This overview is intended for developers who wish to create Ethereum distributed applications (dApps) using Ethers.
Ethers Wallet Container applications live inside an iframe which sandboxes them from each other and from private data (such as private keys).
For read-only operations the application connect to the Ethereum blockchain directly.
For writing to the blockchain, the dApp passes messages and transactions to the container and relinquishes control of the application. Once the user has approved (or declined) the transaction, control is returned to the dApp and a signed copy of the message or transaction is passed back.
The Ethers App Library handles all this interaction for you and provides the high-level API you will likely require.
Applications are isolated in their own sandbox by running in an iframe, each hosted on a separate domain, ensuring that a browser’s cross-origin policies will protect each application’s state from another application’s state as well as the Ethers Wallet Container.
- Private Key
- The private key NEVER leaves the secure Ethers container and is never sent to any server nor shared with any application. The private key is never stored unencrypted, and the decrypted key is only kept in memory, within isolated closures.
- Secure Communication and Storage
All dApps should run on a separate domain, ensuring the only communication between Ethers Wallet Container and the dApp occurs over the Window postMessage API. This also ensures the localStorage of a dApp cannot access the Ethers Wallet Container localStorage nor the localStorage of any other dApp.
If you are hosting multiple applications on the same domain, keep in mind they will share a localStorage.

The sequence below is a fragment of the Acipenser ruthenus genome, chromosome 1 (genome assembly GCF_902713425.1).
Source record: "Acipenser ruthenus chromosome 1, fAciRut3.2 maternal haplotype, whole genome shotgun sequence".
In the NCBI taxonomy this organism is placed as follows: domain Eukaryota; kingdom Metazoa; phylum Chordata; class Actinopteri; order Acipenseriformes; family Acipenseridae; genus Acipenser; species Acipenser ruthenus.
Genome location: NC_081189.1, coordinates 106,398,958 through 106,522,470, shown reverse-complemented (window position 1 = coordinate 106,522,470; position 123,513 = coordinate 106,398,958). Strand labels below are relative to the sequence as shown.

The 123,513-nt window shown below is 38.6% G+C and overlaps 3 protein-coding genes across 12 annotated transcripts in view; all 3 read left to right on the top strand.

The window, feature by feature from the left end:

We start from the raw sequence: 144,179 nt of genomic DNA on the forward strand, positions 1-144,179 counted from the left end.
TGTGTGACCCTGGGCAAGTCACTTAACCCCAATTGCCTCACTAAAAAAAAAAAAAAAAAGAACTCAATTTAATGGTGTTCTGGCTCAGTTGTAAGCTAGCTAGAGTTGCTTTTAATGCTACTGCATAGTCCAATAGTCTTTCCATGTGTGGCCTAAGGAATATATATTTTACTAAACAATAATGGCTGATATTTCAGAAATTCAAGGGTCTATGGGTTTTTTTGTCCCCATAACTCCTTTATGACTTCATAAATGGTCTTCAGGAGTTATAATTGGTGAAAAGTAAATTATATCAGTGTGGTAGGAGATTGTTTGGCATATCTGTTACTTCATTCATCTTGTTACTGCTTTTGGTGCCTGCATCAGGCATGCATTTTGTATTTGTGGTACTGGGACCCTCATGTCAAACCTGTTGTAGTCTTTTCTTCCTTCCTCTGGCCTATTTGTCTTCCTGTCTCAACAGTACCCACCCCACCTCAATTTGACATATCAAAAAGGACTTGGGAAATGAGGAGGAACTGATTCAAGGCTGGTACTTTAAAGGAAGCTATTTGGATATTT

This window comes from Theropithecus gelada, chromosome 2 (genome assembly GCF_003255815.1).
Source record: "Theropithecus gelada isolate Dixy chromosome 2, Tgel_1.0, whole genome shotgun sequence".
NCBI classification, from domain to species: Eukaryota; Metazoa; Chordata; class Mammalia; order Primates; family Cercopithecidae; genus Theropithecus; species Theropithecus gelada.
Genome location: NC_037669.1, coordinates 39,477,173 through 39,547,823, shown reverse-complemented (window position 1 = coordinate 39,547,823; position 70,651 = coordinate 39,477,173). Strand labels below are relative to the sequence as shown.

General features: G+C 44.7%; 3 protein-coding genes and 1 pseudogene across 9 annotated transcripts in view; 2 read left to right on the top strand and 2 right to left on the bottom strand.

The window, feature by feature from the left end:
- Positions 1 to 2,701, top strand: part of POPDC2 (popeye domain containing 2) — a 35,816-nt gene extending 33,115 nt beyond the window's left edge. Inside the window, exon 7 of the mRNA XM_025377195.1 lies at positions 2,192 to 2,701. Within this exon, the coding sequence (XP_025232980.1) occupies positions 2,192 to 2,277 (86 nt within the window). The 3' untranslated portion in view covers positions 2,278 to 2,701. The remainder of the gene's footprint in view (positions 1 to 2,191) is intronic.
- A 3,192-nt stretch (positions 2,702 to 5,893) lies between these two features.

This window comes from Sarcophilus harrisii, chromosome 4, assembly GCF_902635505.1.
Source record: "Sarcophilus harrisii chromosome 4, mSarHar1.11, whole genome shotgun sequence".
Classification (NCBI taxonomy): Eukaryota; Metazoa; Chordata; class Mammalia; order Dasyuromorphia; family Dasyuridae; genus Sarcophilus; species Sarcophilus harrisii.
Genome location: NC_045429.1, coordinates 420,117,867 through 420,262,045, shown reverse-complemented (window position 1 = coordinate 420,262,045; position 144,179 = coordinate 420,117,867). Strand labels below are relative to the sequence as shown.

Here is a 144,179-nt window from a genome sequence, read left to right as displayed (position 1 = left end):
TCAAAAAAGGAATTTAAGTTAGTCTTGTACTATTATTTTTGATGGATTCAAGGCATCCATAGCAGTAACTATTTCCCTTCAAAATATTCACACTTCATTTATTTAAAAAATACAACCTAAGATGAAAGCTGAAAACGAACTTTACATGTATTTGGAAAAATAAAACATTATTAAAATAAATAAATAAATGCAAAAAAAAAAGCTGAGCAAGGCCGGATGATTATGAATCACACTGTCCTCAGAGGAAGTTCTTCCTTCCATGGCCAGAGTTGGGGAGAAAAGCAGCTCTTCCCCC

- URL Privacy
- The Ethers container loads the URL indicated in the fragment (component after the hash) into the iframe. Since a fragment is never sent to the server this remains private even from Ethers. Only the dApp knows it was loaded.
- An dApp can be written in any web technology. It may be a single static page, a single page with a backend AJAX responder, or a multi-page site. There are no restrictions, as long as pages that need to interact with Ethers are served over HTTPS.
Content for an Ethereum dApp may be served using nearly any service or technology, Simply include the Ethers App Library (or download a copy and serve it yourself):
For security, we recommend downloading the Ethers App Library and serving it from the same host serving the content, so that there is no trust required from our CDN.
Here is a quick list of some services we recommend for building Ethers applications:
- Amazon Web Services S3 + CloudFront
- A very affordable (for low-traffic sites, free) option to host static content (HTML, images, videos, et cetera) over HTTPS using CloudFront.
- A very affordable (and for low-traffic sites, free) option to host dynamic content over HTTPS with access to various databases. Heroku supports node.js, PHP, Rails, and many more.
- A free service, provided by Ethers for small static applications. See the Tutorials.
An Ethers URL contains the applications URL in the fragment in the form:
https://ethers.io/#!/app-link/ [URL without https:// here]
Or, if you are running Ethers locally, you can load insecure (HTTP) content for testing:
https://ethers.io/#!/app-link-insecure/ [URL without http:// here]
Fragments are never sent to a server, so the destination of the application remains private even from the servers hosting Ethers.
The link will appear in the Ethers container status bar at the bottom, and you can enter a URL here manually.